Even in Tibetan-majority areas, where Tibetans should enjoy some advantage, Tibetans earn lower incomes relative to Han Chinese. Deprivations of that kind are part of a broader, more systemic inequality that characterizes life for Tibetans in China. Andrew Fischer, an expert on Tibet’s economy, has used official Chinese government statistics to demonstrate that Tibetans are much less likely to get good jobs than their Han counterparts due to the lack of educational opportunities available to them. Even in Tibetan-majority areas, where Tibetans should enjoy some advantage, Tibetans earn lower incomes relative to Han Chinese.

It is hard to know exactly what role racism or ethnic prejudice plays in fostering these inequalities. In part, that is because it is difficult to generalize about the views of Han Chinese toward Tibetans and other minorities; just like in the West, public opinion on identity in China is shaped by the ambiguity and imprecision of concepts such as ethnicity and race. Still, it is fair to say that most Han Chinese see Tibetans and other minorities as ethnically different from themselves and perhaps even racially distinct as well.

That was not always the case. In the early twentieth century, Chinese intellectuals and officials talked about Tibetans and Chinese as all belonging to “the yellow race.” By the 1950s, however, such ideas had gone out of fashion, and Mao Zedong’s government launched a project to categorize the country’s myriad self-identifying ethnic groups with the aim of reducing the number of officially recognized minorities—the fewer groups there were, the easier they would be to manage, the government hoped. This had the effect of creating clearer lines between the various groups and also encouraged a paternalistic prejudice toward minorities. Han elites came to see Tibetans and other non-Han people as at best junior partners in the project of Chinese nation building. In the future, most Han elites assumed, such groups would be subsumed by the dominant culture and would cease to exist in any meaningful way; this view was partly the result of Maoist tenets that saw class consciousness as a more powerful force than ethnic solidarity.



Perhaps the most striking aspect of contemporary racism and ethnic prejudice in China is its continuity with the past. Throughout the many convulsions China has experienced in the past century, there has never been a watershed moment or turning point in Chinese thinking about race and ethnicity. And regardless of communism’s putative colorblindness, racial and ethnic identity was central to early, pre-Maoist versions of Chinese nationalism, which never ceased to influence the country’s political culture.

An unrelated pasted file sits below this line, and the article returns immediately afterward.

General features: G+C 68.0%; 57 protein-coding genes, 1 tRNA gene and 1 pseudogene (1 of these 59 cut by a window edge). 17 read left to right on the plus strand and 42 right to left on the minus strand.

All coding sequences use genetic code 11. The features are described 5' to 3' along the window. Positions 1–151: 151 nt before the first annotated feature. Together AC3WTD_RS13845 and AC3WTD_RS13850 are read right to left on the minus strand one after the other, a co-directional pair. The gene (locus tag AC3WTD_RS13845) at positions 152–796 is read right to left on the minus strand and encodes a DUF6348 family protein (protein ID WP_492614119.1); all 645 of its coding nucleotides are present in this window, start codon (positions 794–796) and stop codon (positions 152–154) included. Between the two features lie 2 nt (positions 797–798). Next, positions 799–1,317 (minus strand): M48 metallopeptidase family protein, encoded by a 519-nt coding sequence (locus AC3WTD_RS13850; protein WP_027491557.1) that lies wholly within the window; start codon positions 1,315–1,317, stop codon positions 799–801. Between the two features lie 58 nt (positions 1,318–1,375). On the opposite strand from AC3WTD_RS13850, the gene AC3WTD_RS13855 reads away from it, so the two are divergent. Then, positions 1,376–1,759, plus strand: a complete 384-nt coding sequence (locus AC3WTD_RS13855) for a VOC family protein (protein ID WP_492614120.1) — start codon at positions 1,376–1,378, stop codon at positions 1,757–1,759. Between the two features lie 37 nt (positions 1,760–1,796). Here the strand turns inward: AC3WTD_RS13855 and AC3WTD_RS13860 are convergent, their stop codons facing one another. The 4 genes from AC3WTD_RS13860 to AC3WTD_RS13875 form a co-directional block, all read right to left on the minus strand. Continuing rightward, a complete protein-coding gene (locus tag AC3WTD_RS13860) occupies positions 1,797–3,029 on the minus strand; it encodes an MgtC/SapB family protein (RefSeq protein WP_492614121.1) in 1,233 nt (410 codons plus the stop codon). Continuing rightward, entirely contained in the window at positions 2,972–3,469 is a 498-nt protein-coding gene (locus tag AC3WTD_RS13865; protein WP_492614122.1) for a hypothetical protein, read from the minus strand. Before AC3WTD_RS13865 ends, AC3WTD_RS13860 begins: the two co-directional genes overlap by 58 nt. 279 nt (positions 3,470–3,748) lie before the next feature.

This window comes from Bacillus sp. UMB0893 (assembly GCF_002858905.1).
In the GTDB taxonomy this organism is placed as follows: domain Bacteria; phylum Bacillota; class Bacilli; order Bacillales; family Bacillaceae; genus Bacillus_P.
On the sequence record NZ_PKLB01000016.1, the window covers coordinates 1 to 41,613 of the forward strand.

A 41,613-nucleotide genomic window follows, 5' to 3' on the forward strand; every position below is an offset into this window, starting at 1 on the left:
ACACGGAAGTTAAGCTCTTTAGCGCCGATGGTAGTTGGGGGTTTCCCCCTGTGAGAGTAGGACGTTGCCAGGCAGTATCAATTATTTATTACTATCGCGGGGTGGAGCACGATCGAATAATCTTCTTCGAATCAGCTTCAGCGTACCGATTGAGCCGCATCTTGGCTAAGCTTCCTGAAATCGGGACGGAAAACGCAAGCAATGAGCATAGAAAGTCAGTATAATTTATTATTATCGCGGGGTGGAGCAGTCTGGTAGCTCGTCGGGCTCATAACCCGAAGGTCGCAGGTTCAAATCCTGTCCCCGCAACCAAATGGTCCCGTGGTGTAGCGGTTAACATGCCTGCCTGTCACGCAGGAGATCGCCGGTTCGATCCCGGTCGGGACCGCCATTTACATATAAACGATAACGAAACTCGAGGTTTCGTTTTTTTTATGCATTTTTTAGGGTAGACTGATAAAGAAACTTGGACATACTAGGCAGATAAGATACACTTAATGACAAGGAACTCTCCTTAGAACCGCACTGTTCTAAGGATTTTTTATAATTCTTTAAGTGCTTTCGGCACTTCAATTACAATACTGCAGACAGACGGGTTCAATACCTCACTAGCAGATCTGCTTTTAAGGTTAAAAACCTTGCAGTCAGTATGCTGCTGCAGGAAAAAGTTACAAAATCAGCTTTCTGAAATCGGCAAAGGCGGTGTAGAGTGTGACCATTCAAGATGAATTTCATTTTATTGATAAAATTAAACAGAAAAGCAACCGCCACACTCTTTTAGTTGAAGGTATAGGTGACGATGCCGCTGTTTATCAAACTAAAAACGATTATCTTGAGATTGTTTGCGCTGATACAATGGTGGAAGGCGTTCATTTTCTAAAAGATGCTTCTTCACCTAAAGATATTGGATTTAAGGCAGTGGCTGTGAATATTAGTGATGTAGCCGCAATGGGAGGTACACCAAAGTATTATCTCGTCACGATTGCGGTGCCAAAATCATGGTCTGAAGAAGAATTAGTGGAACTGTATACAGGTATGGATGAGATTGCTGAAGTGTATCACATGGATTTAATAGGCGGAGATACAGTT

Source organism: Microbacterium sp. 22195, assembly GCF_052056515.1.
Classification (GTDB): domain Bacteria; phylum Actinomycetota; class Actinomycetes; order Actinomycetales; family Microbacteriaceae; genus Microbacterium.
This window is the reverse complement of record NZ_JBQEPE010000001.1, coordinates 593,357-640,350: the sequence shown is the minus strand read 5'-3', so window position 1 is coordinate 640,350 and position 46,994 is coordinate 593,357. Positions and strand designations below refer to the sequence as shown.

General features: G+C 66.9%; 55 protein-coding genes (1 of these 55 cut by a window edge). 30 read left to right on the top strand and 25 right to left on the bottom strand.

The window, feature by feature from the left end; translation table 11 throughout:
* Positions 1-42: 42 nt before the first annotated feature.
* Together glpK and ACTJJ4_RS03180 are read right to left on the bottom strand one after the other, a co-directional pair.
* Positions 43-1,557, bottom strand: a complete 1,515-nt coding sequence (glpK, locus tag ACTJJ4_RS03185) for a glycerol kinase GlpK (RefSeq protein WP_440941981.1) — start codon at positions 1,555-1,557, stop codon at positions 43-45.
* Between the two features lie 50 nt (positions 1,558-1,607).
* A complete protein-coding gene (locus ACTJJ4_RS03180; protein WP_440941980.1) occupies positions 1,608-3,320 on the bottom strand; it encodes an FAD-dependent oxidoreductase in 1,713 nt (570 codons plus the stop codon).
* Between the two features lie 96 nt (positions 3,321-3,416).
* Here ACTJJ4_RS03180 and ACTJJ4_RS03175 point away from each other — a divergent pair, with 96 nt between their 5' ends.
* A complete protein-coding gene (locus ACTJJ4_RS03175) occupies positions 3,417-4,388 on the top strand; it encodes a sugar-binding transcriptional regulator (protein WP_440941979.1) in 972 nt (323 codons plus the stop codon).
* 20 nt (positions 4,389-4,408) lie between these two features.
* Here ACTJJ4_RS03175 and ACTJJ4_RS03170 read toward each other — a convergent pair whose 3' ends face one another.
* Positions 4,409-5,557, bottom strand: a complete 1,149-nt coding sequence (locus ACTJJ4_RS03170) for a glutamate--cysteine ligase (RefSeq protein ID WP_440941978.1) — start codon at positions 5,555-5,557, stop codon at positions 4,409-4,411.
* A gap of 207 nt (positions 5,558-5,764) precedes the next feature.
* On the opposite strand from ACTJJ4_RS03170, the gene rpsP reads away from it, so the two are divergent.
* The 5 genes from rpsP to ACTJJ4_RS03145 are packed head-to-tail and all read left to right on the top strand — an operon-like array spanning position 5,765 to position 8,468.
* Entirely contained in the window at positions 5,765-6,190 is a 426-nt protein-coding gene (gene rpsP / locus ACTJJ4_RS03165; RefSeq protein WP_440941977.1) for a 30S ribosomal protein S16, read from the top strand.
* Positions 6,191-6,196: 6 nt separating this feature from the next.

Although traditional Chinese thought posited the superiority of Chinese culture, it was not explicitly racist. But during the late nineteenth and early twentieth centuries, Chinese intellectuals who had studied in Japan—which, during that period, was self-consciously embracing many Western ideas, including some relating to race—began bringing home new, more essentialist ideas about race and ethnicity. Chinese scholars adopted the Japanese term minzoku-shugi (minzu zhuyi in Chinese), which Chinese speakers use today as the equivalent of “nationalism.” But as the historian Frank Dikotter has argued, minzu zhuyi “literally meant ‘racism,’ and expressed a nationalist vision of race.”

In 1921, Sun declared that China must rid itself altogether of the idea of separate races. “We must facilitate the dying out of all names of individual peoples inhabiting China, i.e., Manchus, Tibetans, etc.,” Sun said. He had a specific model in mind: the United States. By the 1920s, the question of China’s racial and ethnic identity began to take on greater importance as the revolutionary leader Sun Yat-sen sought to transform the crumbling Chinese empire into a modern state. In 1921, Sun declared that China must rid itself altogether of the idea of separate races. “We must facilitate the dying out of all names of individual peoples inhabiting China, i.e., Manchus, Tibetans, etc.,” Sun said. He had a specific model in mind: the United States. “We must follow the example of the United States of America,” he said, in order to “satisfy the demands and requirements of all races and unite them in a single cultural and political whole, to constitute a single nation.”

Of course, at that time, the United States was hardly a paragon of racial justice and tolerance. But in the decades following Sun’s remarks, the U.S. civil rights movement began the process of eliminating legally sanctioned discrimination and reducing prejudice in society. Although racial inequality remains a serious problem in the United States, individual and official views on race have changed dramatically during the past century.

The story is far less hopeful in China. Although China’s constitution and ethnic autonomy laws create the appearance of progress, there are no mechanisms for enforcing the vision of equality put forward by those texts. Put simply, there is no Chinese Department of Justice or Chinese Supreme Court to which Tibetans can appeal to fight discriminatory practices.